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Yes - Drama CD (album) cover




Symphonic Prog

3.77 | 1576 ratings

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2 stars Soap Opera Drama

Imaging Yes without Wakeman is fairly possible. After all he wasn't there from the beginning and Moraz replaced him on Relayer, which by all means is true Yes album. Surely Yes could have coped with the loss of the keyboard wizard but when Jon, the mystical front man and visioner of Yes, left the band it is questionable wheter one can call the band Yes anymore. Jon and Rick were replaced by Geoff Downes and Trevor Horn. Trevor Horn is no doubt one of the best producers there is but back then Geoff and Horn had only made their annoying yet popular hit "Video Killed The Radio Star". Surely Yes was far too serious and professional for such pair. We can't change the past but atleast we can review it.

I really didn't have much interest to listen this album trough several times in order to get full picture. I listened it straight trough few times and I think it's enough. The album starts fairly well with Machine Messiah, which is the longest song in the album around progressive 10 minutes. When I heard this first time I was surprised. The heavy metal intro sounds something that Dream Theater could have done (for curiousity they have covered the song and even played it with Steve Howe on MTV). It sounds obvious from the beginning that Yes tried new stuff. The song sounds ok until Mr. Trevor Horn starts singing. Jon Anderson is practically impossible to replace but I think Horn fails nearly completely. I'm not saying that he is a lousy singer. He isn't too good but what most, his style and voice doesn't fit to Yes. Atleast Downes is comparatively better keyboard player, than Trevor in singing.

The style of the album is different. It is maybe slightly more aggressive and fairly more guitar and bass oriented. Chris Squire does very good work on some songs and I can't blame them too much. Playing is fair but the problems is deep in the root: songwriting.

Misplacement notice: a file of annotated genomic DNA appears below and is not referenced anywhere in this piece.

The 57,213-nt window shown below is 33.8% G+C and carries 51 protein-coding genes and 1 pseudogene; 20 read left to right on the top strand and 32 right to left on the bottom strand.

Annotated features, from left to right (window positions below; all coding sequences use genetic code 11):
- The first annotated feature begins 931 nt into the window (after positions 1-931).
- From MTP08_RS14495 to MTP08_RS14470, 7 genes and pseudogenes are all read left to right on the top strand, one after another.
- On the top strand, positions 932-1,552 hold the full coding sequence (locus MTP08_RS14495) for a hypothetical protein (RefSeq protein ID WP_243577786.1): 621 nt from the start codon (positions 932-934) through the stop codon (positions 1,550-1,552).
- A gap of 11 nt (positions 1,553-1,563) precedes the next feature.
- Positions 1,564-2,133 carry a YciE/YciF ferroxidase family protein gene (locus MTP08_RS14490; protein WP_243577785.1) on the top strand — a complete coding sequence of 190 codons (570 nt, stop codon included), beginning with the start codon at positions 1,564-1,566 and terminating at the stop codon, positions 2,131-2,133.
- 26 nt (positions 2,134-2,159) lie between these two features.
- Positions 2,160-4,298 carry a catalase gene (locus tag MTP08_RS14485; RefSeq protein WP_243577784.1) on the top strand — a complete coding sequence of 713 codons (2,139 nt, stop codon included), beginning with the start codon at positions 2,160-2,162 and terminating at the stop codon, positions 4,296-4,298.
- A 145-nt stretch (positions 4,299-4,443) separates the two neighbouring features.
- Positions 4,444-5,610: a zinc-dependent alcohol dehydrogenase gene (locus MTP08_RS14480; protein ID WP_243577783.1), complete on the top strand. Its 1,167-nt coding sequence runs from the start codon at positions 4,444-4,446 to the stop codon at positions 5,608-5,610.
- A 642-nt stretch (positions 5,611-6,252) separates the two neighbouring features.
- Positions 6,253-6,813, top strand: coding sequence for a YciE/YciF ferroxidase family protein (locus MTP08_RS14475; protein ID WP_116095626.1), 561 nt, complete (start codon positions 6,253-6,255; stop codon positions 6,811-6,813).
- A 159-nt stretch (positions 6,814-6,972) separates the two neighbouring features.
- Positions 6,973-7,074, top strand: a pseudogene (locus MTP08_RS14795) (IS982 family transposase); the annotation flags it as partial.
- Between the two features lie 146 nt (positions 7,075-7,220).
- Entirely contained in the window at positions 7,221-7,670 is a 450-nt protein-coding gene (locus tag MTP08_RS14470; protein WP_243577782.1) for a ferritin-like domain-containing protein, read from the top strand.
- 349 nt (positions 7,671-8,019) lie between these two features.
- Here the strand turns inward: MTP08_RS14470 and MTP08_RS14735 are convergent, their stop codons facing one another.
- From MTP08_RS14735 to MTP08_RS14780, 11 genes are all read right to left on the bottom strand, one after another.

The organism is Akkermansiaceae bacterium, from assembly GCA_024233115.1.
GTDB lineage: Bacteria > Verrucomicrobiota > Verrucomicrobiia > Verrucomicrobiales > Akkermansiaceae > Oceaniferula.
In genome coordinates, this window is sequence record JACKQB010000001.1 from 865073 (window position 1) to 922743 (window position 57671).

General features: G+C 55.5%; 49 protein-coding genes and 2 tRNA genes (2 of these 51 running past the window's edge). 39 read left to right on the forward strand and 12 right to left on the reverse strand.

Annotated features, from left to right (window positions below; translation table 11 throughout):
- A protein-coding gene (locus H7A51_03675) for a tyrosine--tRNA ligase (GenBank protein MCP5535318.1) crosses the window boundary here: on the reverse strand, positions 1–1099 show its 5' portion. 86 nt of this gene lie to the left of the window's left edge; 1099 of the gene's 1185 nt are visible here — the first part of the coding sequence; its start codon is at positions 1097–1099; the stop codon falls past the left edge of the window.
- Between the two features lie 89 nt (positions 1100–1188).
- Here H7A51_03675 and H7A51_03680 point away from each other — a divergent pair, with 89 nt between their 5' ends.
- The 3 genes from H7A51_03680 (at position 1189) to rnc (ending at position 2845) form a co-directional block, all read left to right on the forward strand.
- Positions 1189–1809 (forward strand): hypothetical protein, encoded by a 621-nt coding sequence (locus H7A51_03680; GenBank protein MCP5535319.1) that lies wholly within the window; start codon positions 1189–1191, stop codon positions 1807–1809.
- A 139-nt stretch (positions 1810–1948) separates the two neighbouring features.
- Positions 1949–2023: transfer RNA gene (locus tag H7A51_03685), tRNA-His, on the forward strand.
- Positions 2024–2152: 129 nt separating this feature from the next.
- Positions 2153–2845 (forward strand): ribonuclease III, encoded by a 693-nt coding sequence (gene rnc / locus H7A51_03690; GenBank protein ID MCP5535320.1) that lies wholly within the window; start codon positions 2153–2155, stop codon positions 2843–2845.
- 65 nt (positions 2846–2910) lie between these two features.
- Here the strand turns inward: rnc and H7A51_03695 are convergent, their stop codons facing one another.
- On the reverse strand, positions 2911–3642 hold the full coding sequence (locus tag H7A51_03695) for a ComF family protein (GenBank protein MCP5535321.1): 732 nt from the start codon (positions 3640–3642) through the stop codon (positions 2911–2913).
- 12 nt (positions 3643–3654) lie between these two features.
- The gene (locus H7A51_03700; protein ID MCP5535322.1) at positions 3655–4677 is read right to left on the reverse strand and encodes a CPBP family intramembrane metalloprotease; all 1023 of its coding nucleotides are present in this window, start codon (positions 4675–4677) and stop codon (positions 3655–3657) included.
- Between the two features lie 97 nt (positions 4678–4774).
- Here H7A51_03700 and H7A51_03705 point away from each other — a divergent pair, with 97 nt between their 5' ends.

The fair start, Machine Messiah, is one of the best songs on the album. It is no doubt progressive and partly it does remind the former glory of Yes. The disaster starts with the second song. White Car is very short song with nice instrumental playing but Horn manages to rape the song completely. I find it hard to understand how can anyone really enjoy his singing in particulary on this song. Does It Really Happen? is energetic song with good musicianship and it isn't completely ruined by Horn, but over all it sounds like a mix of prog and pop, something that Asia did few years later.

Into The Lens is overly long song with more annoying singing from Horn. When I (very rarely) listen to this song I can see a mental image of him singing with annoying smile on his face equipped with his silly looking glasses. Run Through the Light goes even lower. Horn sounds even more annoying and the song sounds mostly lousy adult oriented 80's pop. Horn sounds terrible as he tries to sing high notes and the way he repeats the words sounds even worst. I feel sorry for Steve and Squire that they ever had to play in an album like this. Tempus Fugit is fairly better song. It is mostly a Chris Squire song with some amazing bass playing. Not bad but it doesn't save this weak album.

The bonus version has ten extra song of some of which feature Jon Anderson. Reviewing all of them would be a waste of time from both of us dear reader, so I make it short. Song No.4 (Satellite) is nice jamming song between Howe and Squire. It's a nice song but bit too long. The bonus songs which feature Anderson seem to be songs that would have been released on an album Yes planned to make after Tormato, before Wakeman and Anderson left. I'm happy they never made that album, the bonus songs are enough.

Overall Drama is weak album. There are two main reasons for the this. Compositions are mostly boring 80's pop rock and they are even worst when Horn sings them. I wouldn't give it one star because of Tempus Fugit, Machine Messiah and Song No.4 (Satellite), but three stars would be way too much for an album like this. I simply bought this album becose I want to fill my Yes collection. I see that it is the only reasonalble reason to purchase this album. It is a shame that Yes did music like this. It is also a great shame that after five years of break Yes allowed Roger Dean to create very good cover art for a weak album. He should have made it for Going For The One.

gimsom | 2/5 |


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